1922 Definitions: Home Economics, Domestic Science, Household Engineering, Etc.

Query in Old Magazine
Source: American Cookery (December, 1922)

You might enjoy this 1922 article that gave definitions for several terms associated with the day-to-day operation of a home. The article was written in response to a reader’s request for definitions.

Definitions Wanted

We find that these terms are variously defined, sometimes they are all taken to mean pretty much the same thing, sometimes the distinctions are quite arbitrary and neither included nor connoted in the common significance of the word. We are glad to define them as they appear to us to be distinguished one from another:. 

Domestic Science. The application of scientific methods of thought and work to the problems of the house, or to household problems. 

Domestic Art. The application to the house, in its exterior and interior, of the artistic principles of form and color, also of materials used. Building, decorating, tinting, and furnishing are included also – but properly by no means chiefly –  artistic clothing. The term is very much a misnomer when applied to work in plain sewing. 

Household Economy. Following the Greek word from which “economy” is derived, this means the “running” of the entire household, with regard to division of labor, expenditure of incomes, provision of food, care in sickness, and provision of amusement and recreation. In our modern use of the term, a careful thrift is connoted. 

Household Management. The direction and care of the household, as in the foregoing, but not necessarily, with any implication of thrift. The house of a millionaire can be “managed” without thought of the cost.

Household Engineering. Here we have a more mechanical ordering of the house. Both “economy” and “management” seem to us to include the human element in all its phases, as co-dwellers in the house. “Engineering” appears to consider the human element only as a means to an end, the end of the mechanical ordering of the dwelling. 

Household Administration. This includes both the economy, and also the management and engineering – but, as though it were done by a ruler who sits aloft and directs the activities without either sharing them, or giving his heart to them. He does it all with brains like the administrator of an estate. At least, it sounds like that to us.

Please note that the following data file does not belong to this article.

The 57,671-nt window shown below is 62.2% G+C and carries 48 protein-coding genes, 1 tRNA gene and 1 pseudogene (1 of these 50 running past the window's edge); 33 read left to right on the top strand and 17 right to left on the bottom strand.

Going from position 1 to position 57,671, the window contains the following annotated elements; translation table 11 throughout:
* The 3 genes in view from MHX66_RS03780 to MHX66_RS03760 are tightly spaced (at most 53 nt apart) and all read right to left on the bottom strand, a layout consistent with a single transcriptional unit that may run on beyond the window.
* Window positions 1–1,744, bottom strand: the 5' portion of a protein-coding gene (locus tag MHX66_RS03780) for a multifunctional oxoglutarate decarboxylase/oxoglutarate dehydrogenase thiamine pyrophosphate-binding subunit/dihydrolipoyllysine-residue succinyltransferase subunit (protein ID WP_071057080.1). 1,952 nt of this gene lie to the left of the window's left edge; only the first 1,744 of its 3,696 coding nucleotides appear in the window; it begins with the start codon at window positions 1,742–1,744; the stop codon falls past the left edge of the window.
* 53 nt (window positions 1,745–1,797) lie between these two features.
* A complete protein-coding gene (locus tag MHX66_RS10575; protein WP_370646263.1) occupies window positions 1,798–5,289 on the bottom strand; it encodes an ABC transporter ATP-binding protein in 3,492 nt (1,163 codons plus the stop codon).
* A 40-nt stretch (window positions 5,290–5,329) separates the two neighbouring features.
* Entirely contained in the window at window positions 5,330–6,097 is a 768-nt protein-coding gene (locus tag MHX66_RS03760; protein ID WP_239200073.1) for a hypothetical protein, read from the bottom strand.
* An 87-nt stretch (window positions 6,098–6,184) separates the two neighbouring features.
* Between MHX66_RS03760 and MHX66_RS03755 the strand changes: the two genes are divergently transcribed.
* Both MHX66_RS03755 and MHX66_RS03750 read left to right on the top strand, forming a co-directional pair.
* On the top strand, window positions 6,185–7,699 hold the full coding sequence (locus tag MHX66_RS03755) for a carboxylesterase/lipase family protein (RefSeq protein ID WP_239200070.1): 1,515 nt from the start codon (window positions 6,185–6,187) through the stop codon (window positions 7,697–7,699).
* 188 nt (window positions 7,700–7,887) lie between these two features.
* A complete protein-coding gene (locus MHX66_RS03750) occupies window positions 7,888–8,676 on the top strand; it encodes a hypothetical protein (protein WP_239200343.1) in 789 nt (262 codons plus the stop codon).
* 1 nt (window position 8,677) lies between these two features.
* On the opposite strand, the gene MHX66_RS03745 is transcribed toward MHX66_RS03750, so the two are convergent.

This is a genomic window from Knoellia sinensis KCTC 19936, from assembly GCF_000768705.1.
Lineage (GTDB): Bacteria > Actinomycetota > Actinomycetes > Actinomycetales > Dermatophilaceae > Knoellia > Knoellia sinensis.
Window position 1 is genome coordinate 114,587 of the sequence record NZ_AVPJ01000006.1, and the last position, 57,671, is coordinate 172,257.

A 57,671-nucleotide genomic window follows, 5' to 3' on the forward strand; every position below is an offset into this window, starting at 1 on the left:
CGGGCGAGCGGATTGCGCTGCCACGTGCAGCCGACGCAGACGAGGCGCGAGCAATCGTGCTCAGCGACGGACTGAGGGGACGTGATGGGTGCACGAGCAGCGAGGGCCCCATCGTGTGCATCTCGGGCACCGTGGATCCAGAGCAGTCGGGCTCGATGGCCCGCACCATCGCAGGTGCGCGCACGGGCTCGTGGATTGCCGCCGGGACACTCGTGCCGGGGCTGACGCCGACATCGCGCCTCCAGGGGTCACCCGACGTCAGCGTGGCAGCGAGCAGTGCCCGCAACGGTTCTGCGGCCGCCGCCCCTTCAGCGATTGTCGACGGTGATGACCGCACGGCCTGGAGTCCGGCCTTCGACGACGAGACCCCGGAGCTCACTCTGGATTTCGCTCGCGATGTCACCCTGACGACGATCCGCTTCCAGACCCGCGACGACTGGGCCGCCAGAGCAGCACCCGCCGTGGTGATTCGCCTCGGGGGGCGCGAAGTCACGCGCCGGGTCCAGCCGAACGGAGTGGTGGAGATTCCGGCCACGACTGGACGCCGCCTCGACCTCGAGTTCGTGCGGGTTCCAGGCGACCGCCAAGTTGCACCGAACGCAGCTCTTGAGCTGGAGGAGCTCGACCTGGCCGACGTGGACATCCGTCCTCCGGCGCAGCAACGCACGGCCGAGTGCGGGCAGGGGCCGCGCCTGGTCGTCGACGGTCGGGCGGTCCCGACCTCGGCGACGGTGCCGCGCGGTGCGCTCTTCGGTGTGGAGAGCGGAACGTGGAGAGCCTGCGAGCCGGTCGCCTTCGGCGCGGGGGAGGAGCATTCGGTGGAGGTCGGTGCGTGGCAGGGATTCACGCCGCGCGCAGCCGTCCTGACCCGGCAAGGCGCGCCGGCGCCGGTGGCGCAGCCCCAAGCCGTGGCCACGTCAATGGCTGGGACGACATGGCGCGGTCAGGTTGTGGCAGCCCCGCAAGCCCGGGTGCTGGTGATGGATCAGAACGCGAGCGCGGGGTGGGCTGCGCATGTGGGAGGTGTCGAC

Home Economics. The new word, “home,” in this term, introduces an ethical and even spiritual element which all the others lack. It signifies economics as under definition (3), but with one whole eye on higher, rather than material values. It means running the house with common sense, but also with uncommon sense, and always subordinating the common and the uncommon. This means that the spirit of the home will be the first and chiefest, and most important thing to be considered, and will always come before the mere care of the house. 

American Cookery (December, 1922)

19 thoughts on “1922 Definitions: Home Economics, Domestic Science, Household Engineering, Etc.

    1. Maybe . . . It’s interesting to think about which cookbooks our ancestors may have used. I also sometimes think about how my grandmother probably read some of the 1922 issues of Good Housekeeping and Ladies Home Journal that I like to look at.

    1. A hundred years ago there was a strong movement to envision the work of woman in the home as being just as challenging and fulfilling as the work of men who worked outside home.

  1. I’m smiling. This book’s author was before her time!! I’m sure that being written only 2 years after women were given the right to vote, there was pushback to the idea that women could handle the finances and running the home!

    1. It’s a fascinating to think about the social history of women in the early 1920’s- there were the suffragettes, the flappers, the home economists, and the domestic engineers.

    1. hmmm . . . interesting question. Maybe women were trying to figure out which terms best defined how they approached their roles in the home. Someone who saw herself as a domestic artist probably approached her daily activities in a very different way than a person who identified more with household engineering.

    1. It is a nice defintion. I like how it suggests that the interconnectedness of the many daily activities that are involved in caring for a home and family can transcend the individual components.

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